Schroder: A Novel is both heartrending and magnificent. The book is a discerning reflection on fatherhood with contemporary issues that will appeal to men and women alike. Eric Kennedy narrates his confession to his estranged wife, explaining the circumstances of kidnapping their daughter for six days.
By falsifying an application to a New Hampshire summer camp, fourteen-year-old Schroder not only rewrites his childhood, but also changes his name to something more New England acceptable—Eric Kennedy. After marrying stunning, deeply moral Laura, their daughter Meadow is born. Happy marriage soon turns to separation, Laura having custody of Meadow. Kennedy deludes himself with dreams of reconciliation even though his visitation rights are consistently diminishing. Eric is caught. He can’t enter a custody battle because there are no records to substantiate his fabricated past. His lawyer advises him to be on the offensive and file for divorce and custody of Meadow. An independent evaluation proves unfavorable toward him.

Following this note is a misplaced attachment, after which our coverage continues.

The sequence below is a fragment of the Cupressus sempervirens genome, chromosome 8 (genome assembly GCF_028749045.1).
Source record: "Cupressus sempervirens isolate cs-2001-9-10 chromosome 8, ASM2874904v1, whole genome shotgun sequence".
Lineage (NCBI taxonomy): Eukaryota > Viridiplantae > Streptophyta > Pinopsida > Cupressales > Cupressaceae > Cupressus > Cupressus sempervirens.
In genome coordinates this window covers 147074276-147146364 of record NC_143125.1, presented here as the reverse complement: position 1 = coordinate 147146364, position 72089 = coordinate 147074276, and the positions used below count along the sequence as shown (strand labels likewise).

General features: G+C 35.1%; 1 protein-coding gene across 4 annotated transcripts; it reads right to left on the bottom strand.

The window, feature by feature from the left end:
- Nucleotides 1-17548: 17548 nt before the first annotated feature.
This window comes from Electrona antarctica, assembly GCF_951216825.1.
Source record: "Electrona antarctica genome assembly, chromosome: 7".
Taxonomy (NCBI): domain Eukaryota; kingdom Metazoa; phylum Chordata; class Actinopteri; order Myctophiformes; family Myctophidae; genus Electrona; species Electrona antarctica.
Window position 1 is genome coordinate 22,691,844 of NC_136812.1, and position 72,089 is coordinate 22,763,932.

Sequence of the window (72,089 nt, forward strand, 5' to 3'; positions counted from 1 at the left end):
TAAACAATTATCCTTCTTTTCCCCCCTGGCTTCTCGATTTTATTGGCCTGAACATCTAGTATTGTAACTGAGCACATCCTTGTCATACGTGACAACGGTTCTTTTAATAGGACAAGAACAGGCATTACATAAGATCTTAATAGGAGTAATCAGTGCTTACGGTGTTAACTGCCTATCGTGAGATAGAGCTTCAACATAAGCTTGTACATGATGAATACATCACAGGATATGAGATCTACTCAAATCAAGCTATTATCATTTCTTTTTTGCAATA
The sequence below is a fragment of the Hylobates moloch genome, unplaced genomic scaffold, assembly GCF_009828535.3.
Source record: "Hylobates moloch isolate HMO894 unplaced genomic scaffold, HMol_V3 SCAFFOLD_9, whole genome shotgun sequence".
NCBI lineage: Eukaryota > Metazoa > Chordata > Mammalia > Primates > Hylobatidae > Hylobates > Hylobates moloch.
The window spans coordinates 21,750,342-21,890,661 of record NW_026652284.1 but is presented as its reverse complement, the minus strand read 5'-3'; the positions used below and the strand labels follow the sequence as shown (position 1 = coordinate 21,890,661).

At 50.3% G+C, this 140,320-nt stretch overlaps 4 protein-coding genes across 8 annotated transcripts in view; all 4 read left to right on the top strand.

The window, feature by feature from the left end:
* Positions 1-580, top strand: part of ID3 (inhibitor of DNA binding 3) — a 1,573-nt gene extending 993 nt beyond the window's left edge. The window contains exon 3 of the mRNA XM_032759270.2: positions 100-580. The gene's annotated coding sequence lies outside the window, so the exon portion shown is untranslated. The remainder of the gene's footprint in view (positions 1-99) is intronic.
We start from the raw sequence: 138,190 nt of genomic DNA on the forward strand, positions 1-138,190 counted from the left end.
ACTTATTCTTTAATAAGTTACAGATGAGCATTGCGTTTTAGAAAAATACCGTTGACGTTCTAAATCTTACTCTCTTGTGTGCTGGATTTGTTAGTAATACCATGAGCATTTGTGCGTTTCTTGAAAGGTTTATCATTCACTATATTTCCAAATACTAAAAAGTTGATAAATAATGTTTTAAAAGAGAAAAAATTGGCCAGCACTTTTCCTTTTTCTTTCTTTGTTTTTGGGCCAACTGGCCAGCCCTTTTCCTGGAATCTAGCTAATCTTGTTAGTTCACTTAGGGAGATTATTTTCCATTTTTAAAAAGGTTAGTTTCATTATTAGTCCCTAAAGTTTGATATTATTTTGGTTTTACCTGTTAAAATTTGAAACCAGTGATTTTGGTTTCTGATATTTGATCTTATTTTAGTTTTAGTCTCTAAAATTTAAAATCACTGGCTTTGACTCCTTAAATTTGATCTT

Eric views his subsequent abduction of six-year-old Meadow as an adventure at Lake George. “This is the first time this year than I haven’t felt like jumping off a bridge.” (p.70) He steals a car and decides to drive to Canada, putting his daughter in the trunk and using his German passport. It dawns on him that he has kidnapped her. Does he return to Albany and face her mother and the consequences of his actions?
Author Amity Gaige began writing at age seven. Her 2005 novel O My Darling won her the distinguished honor of 5 Under 35 by the National Book Foundation. The Folded World, published in 2007, won ForeWord Book of the Year, among numerous other awards. Gaige has also written for O Magazine and The Literary Review.
The special quality of Schroder: a Novel is that it is both offbeat and whimsical, with an alluring main character and premise we should frown upon. Instead we are drawn into a world that Amity Gaige makes irresistible. Although the main character is flawed, Gaige makes you fall in love with him and feel for his pain. I highly recommend the book for any discerning reader’s bookshelf. Schroder will appeal to mainstream fiction readers, but also more sophisticated lovers of literary fiction.
Reviewed by Holly Weiss, author of Crestmont
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